MIAMI -- It was time, Mario Chalmers said.
Time to send Miami to Boston for the opening weekend of the playoffs.
Time to put New Jersey's miserable season to a predictable end as well.
Chalmers gave Miami the lead for good early in the second overtime, then assisted on each of his team's final three field goals as the Heat wrapped up the No. 5 seed in the Eastern Conference by beating the Nets 94-86 Wednesday night -- sending New Jersey to its 70th and final loss of the season.
"We had a lot of these nights," Nets guard Devin Harris said.
Michael Beasley had 25 points and 13 rebounds before fouling out, Chalmers finished with 15 points and Dorell Wright and James Jones each scored 11 for Miami, which wasted a 13-point lead in the fourth quarter.
Miami (47-35), the No. 5 seed for the second straight season, heads to Boston this weekend.
"You might say we were just trying to get ready for the next season," Chalmers said. "We've got a big competition coming up with Boston."
Yi Jianlian scored 23 points and pulled down 15 rebounds for New Jersey (12-70), which erased a 12-point deficit in the final 6:48 of regulation. Courtney Lee scored 17, Brook Lopez had 12 and Harris 10 for New Jersey.
"Looking forward to getting back to my day job and preparing for the draft. I'm excited about that," said Kiki Vandeweghe, the Nets general manager-turned-interim coach. "This was a good group to coach. We didn't win a lot, but we came to play. Second half of the season, they really came to play."
The Heat chose to rest Dwyane Wade and Udonis Haslem with an array of minor injuries, and Jermaine O'Neal sat while continuing to recover from an ankle problem. None of the issues is expected to affect their availability for Game 1 of the playoffs, and O'Neal insisted he would be ready for practice by Friday.
"Now we can prepare for the playoffs, something that we're all excited about," Wade said.
Sparked by a long 3-pointer from former Heat guard Chris Quinn, the Nets went on a 19-7 run to close regulation and the teams went into overtime tied at 78.
By then, the scenarios were simple.
A Miami win, the Heat would get Boston in the first round and the Nets would lose No. 70.
A Miami loss, and the Heat would see Atlanta for the second straight year in the opening round.
Bring on Boston.
Miami's 47 wins rank as the seventh-best total in franchise history, and the most since the 2005-06 team won 52 on its way to claiming the NBA championship.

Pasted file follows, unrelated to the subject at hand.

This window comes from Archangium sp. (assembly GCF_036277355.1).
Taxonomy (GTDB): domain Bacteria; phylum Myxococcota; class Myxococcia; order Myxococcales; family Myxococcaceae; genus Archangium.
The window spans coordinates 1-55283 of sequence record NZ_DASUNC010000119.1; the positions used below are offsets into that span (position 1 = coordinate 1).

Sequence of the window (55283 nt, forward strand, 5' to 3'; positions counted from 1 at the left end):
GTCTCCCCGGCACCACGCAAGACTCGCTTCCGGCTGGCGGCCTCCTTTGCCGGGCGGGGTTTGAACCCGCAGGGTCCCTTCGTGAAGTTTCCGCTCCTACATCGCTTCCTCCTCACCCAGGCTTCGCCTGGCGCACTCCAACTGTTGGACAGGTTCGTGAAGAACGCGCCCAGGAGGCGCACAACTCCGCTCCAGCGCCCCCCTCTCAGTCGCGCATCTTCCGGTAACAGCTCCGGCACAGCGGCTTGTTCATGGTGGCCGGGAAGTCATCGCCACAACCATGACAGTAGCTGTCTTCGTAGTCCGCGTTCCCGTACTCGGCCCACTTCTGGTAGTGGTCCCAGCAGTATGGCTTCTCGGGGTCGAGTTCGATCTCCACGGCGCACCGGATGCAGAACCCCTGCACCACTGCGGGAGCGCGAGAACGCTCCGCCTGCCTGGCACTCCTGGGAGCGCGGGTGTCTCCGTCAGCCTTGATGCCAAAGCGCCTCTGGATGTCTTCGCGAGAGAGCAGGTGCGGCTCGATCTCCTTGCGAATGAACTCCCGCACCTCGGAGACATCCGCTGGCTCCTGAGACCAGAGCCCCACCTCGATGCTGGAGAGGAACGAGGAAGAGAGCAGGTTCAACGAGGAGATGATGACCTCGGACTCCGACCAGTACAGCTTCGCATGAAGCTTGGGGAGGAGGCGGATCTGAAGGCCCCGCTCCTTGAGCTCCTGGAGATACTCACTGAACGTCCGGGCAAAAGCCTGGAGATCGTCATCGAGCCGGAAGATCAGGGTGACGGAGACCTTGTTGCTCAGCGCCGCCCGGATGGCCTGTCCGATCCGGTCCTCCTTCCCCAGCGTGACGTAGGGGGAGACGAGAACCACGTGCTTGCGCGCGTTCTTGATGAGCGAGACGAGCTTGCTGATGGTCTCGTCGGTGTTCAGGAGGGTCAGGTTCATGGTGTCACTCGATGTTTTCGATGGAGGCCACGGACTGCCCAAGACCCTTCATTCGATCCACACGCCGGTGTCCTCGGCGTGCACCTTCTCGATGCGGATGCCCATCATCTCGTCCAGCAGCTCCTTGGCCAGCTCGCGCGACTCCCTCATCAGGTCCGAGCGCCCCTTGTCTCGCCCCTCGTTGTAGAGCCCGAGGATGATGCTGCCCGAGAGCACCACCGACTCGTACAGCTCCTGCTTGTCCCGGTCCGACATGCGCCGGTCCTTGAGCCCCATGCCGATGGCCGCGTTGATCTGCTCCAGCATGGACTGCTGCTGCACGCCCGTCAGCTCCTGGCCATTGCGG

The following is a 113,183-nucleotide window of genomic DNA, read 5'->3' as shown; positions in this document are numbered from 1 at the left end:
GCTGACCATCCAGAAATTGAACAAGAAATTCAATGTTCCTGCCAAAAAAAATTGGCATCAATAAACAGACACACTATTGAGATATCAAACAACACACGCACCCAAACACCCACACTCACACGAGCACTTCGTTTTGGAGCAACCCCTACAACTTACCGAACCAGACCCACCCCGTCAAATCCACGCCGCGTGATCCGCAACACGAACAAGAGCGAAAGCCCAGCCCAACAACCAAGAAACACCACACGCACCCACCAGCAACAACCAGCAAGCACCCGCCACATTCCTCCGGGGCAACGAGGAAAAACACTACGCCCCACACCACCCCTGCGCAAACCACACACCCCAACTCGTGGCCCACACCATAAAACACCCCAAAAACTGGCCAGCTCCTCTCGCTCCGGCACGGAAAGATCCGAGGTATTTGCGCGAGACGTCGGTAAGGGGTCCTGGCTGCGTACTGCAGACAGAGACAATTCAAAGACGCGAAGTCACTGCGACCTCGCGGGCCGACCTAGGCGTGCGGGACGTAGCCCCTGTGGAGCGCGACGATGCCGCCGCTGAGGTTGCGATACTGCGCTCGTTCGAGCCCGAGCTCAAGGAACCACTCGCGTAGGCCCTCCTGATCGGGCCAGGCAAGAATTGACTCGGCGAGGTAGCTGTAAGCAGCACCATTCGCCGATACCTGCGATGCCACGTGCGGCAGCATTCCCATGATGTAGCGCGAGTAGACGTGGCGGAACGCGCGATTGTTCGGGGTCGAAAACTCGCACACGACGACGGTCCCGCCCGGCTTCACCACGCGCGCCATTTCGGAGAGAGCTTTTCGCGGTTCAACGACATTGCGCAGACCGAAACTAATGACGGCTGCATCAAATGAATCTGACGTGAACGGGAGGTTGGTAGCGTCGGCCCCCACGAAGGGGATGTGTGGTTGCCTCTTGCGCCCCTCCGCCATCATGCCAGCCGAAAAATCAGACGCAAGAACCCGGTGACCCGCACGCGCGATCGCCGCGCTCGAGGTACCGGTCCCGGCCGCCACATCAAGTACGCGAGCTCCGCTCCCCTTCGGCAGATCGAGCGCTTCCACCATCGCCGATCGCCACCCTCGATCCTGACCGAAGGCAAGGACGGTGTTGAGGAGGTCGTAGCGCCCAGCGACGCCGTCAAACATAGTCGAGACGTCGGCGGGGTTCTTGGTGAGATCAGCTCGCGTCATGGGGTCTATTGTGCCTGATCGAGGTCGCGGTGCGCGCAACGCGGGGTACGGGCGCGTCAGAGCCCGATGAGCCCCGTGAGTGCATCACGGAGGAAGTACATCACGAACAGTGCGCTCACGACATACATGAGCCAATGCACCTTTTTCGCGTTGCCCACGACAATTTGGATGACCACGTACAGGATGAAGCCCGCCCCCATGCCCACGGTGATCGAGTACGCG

It's the sixth time in Wade's seven seasons that the Heat made the playoffs, something plenty of so-called experts said wouldn't happen back when the year began. Proving those critics wrong became a bit of a rallying cry for Miami this season, especially over the final seven weeks, when the Heat started playing their best basketball and climbed out from under the .500 mark.
"The guys in that locker room, they have a lot of pride and took that personal," Heat coach Erik Spoelstra said. "It could have gone the other way. In January, I think everyone expected us to break. ... This group was unique. We found strength."
So now, it's off to Boston -- and there will be doubters once again.
Miami went 0-3 against Boston this season, losing by seven, six and five points. It's the first time the Heat and Celtics will meet in the playoffs.
"All three games were competitive," Spoelstra said. "But it's a tough place to play and they are champions, so you have to respect what they have done."
Miami finished the season with wins in 18 of its last 22 games; the Celts lost seven of their final 10 to end the regular season.
For the Nets, there was just relief that the worst season in franchise history is over.
"It was not a good year for us," forward Chris Douglas-Roberts said, "not at all."
The first sign of trouble, fittingly, came for New Jersey on opening night, when the Nets blew a 19-point lead, got outscored 31-15 in the fourth quarter and lost to Minnesota. That was the first of 18 straight defeats to begin the year, costing coach Lawrence Frank his job, and the Nets seemed capable of bumping the 1972-73 Philadelphia 76ers out of the record books by losing more than 73 games.
The only other teams in NBA history to lose 70 games, besides Philadelphia's 9-73 club, are Dallas (11-71, 1992-93), Denver (11-71, 1997-98) and the Los Angeles Clippers (12-70, 1986-87).
Much like the Heat, the Nets expect to have a much different look next season.
Miami and New Jersey are two of the teams with plenty of salary-cap room to utilize during the expected free agent bonanza this summer, and the Nets have made no secret that they are hoping for immediate upgrades.
They had plenty of chances Wednesday night.
In the end, a season marked by losses ended -- naturally -- with another.
"It was an abysmal season," Harris said. "It was a disappointing season."
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